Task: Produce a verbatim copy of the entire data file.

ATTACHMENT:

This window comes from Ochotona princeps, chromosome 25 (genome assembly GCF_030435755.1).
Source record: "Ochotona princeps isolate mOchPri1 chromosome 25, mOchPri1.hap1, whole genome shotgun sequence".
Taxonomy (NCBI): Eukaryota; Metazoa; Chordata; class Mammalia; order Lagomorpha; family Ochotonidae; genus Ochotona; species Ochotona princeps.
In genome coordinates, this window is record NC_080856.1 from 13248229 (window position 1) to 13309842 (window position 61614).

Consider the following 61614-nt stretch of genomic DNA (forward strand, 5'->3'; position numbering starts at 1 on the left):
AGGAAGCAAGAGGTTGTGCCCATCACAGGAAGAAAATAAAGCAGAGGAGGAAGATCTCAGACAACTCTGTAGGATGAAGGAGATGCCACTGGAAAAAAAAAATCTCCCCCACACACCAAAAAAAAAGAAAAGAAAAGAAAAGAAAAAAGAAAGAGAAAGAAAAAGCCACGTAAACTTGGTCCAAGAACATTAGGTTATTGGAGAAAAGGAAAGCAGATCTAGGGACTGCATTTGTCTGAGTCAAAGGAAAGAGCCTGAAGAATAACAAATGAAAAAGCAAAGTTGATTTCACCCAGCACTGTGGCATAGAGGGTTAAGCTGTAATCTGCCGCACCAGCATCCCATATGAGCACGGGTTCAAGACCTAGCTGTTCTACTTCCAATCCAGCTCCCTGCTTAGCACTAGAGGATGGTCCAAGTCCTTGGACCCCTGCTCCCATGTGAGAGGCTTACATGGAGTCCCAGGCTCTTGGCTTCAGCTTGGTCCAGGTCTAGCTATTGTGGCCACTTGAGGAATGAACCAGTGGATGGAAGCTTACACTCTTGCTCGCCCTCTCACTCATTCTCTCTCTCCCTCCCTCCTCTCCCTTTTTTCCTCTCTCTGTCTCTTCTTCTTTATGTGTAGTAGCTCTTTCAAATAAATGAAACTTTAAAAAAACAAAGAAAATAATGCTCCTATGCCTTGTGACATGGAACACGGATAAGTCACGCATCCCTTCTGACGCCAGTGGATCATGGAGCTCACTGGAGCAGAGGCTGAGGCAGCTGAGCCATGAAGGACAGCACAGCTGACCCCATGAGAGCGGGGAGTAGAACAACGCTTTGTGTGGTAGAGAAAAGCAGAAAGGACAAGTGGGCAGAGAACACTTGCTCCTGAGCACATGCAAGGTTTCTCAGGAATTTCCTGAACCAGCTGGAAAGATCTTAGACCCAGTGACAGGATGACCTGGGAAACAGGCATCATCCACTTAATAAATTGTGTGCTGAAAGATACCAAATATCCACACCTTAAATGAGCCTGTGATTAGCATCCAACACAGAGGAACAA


This window comes from Ochotona princeps, chromosome 25 (genome assembly GCF_030435755.1).
Source record: "Ochotona princeps isolate mOchPri1 chromosome 25, mOchPri1.hap1, whole genome shotgun sequence".
Taxonomy (NCBI): Eukaryota; Metazoa; Chordata; class Mammalia; order Lagomorpha; family Ochotonidae; genus Ochotona; species Ochotona princeps.
In genome coordinates, this window is record NC_080856.1 from 13248229 (window position 1) to 13309842 (window position 61614).

Consider the following 61614-nt stretch of genomic DNA (forward strand, 5'->3'; position numbering starts at 1 on the left):
AGGAAGCAAGAGGTTGTGCCCATCACAGGAAGAAAATAAAGCAGAGGAGGAAGATCTCAGACAACTCTGTAGGATGAAGGAGATGCCACTGGAAAAAAAAAATCTCCCCCACACACCAAAAAAAAAGAAAAGAAAAGAAAAGAAAAAAGAAAGAGAAAGAAAAAGCCACGTAAACTTGGTCCAAGAACATTAGGTTATTGGAGAAAAGGAAAGCAGATCTAGGGACTGCATTTGTCTGAGTCAAAGGAAAGAGCCTGAAGAATAACAAATGAAAAAGCAAAGTTGATTTCACCCAGCACTGTGGCATAGAGGGTTAAGCTGTAATCTGCCGCACCAGCATCCCATATGAGCACGGGTTCAAGACCTAGCTGTTCTACTTCCAATCCAGCTCCCTGCTTAGCACTAGAGGATGGTCCAAGTCCTTGGACCCCTGCTCCCATGTGAGAGGCTTACATGGAGTCCCAGGCTCTTGGCTTCAGCTTGGTCCAGGTCTAGCTATTGTGGCCACTTGAGGAATGAACCAGTGGATGGAAGCTTACACTCTTGCTCGCCCTCTCACTCATTCTCTCTCTCCCTCCCTCCTCTCCCTTTTTTCCTCTCTCTGTCTCTTCTTCTTTATGTGTAGTAGCTCTTTCAAATAAATGAAACTTTAAAAAAACAAAGAAAATAATGCTCCTATGCCTTGTGACATGGAACACGGATAAGTCACGCATCCCTTCTGACGCCAGTGGATCATGGAGCTCACTGGAGCAGAGGCTGAGGCAGCTGAGCCATGAAGGACAGCACAGCTGACCCCATGAGAGCGGGGAGTAGAACAACGCTTTGTGTGGTAGAGAAAAGCAGAAAGGACAAGTGGGCAGAGAACACTTGCTCCTGAGCACATGCAAGGTTTCTCAGGAATTTCCTGAACCAGCTGGAAAGATCTTAGACCCAGTGACAGGATGACCTGGGAAACAGGCATCATCCACTTAATAAATTGTGTGCTGAAAGATACCAAATATCCACACCTTAAATGAGCCTGTGATTAGCATCCAACACAGAGGAACAA